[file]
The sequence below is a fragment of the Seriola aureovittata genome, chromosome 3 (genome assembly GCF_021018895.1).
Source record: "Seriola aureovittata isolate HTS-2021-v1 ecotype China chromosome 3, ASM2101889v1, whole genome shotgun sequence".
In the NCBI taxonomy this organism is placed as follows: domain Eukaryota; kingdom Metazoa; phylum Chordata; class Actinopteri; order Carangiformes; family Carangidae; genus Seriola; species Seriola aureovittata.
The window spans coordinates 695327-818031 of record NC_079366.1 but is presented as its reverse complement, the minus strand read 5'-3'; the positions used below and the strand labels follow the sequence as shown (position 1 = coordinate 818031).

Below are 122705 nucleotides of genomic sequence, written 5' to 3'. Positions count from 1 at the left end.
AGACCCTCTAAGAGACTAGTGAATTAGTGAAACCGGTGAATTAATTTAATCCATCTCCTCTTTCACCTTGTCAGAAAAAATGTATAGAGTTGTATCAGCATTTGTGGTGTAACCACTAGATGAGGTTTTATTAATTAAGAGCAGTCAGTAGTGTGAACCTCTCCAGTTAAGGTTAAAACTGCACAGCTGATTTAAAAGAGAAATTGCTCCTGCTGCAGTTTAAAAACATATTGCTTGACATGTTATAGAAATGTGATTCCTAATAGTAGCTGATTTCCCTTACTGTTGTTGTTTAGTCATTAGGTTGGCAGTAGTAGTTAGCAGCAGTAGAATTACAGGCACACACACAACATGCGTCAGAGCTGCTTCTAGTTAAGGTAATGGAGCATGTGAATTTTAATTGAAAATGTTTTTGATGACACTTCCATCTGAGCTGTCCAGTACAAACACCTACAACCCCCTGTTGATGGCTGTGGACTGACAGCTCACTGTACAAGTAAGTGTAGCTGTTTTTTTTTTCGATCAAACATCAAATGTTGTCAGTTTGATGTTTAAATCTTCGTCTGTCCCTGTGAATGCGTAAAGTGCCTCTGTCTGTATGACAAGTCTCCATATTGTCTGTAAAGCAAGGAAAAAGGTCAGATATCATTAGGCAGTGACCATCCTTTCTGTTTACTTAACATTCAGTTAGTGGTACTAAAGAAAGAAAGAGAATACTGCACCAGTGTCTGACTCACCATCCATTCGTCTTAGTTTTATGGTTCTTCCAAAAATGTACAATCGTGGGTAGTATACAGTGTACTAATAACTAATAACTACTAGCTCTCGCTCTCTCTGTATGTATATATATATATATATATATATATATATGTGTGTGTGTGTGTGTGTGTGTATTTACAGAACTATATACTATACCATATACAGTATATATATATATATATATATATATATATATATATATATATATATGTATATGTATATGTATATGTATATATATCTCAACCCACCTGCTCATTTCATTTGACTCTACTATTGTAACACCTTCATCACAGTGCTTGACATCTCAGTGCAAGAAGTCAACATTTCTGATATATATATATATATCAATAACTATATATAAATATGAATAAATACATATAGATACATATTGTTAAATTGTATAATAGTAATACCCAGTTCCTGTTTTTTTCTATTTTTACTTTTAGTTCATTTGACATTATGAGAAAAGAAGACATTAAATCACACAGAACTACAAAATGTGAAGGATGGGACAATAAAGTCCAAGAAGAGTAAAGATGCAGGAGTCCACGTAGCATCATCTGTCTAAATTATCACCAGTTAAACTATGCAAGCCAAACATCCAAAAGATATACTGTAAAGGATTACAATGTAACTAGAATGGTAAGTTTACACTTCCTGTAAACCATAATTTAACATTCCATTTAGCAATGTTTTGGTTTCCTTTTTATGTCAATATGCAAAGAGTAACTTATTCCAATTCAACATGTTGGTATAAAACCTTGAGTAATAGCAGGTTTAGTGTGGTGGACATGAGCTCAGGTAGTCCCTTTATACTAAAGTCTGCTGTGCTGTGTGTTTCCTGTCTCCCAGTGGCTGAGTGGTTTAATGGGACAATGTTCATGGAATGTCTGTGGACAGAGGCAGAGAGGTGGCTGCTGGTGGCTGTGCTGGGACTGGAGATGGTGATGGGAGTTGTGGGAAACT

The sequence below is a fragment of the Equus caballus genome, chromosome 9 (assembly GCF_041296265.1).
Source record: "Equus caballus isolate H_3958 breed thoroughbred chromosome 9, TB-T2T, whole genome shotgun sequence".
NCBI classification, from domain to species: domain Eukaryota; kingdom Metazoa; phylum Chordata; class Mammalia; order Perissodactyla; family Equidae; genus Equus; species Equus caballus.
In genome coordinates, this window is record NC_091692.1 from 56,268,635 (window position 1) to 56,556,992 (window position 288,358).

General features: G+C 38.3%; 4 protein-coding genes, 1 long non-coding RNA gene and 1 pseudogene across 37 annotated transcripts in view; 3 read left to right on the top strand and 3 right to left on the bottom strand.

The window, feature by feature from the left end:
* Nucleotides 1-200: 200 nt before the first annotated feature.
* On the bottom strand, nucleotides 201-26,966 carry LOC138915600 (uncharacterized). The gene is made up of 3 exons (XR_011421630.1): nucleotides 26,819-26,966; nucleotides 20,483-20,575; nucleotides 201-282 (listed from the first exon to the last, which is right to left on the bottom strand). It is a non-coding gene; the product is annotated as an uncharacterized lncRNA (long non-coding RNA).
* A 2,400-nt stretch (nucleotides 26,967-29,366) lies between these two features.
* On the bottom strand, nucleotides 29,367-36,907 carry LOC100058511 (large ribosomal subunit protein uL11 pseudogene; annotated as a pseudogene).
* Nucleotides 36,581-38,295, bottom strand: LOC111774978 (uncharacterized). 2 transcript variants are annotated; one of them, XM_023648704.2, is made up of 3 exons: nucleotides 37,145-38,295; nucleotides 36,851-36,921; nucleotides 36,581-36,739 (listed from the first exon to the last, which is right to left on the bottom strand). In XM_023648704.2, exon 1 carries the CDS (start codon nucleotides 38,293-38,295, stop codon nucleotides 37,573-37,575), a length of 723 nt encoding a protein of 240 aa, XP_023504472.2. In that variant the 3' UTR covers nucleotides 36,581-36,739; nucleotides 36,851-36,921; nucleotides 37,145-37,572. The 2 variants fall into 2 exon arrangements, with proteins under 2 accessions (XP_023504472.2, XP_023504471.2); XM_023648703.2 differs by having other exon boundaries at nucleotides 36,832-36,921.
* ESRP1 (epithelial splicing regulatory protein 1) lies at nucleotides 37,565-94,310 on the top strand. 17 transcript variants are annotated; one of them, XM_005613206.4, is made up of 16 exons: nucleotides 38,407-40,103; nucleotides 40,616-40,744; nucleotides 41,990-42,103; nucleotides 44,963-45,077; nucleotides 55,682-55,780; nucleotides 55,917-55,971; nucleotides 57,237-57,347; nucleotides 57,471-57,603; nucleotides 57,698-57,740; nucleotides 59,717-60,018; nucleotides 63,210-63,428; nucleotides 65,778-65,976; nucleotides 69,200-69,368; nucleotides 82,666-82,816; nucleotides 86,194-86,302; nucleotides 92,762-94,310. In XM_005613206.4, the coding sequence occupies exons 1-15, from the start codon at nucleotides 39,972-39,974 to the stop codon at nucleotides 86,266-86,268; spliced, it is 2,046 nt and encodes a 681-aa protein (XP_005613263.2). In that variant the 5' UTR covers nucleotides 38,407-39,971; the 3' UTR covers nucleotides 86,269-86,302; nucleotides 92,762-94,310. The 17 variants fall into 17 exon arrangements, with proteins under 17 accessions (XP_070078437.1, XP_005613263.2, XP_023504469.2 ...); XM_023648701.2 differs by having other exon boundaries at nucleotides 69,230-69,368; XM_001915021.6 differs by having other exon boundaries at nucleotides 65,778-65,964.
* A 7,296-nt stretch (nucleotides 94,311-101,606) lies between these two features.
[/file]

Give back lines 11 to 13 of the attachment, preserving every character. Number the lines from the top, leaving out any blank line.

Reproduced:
General features: G+C 38.3%; 4 protein-coding genes, 1 long non-coding RNA gene and 1 pseudogene across 37 annotated transcripts in view; 3 read left to right on the top strand and 3 right to left on the bottom strand.

The window, feature by feature from the left end:
* Nucleotides 1-200: 200 nt before the first annotated feature.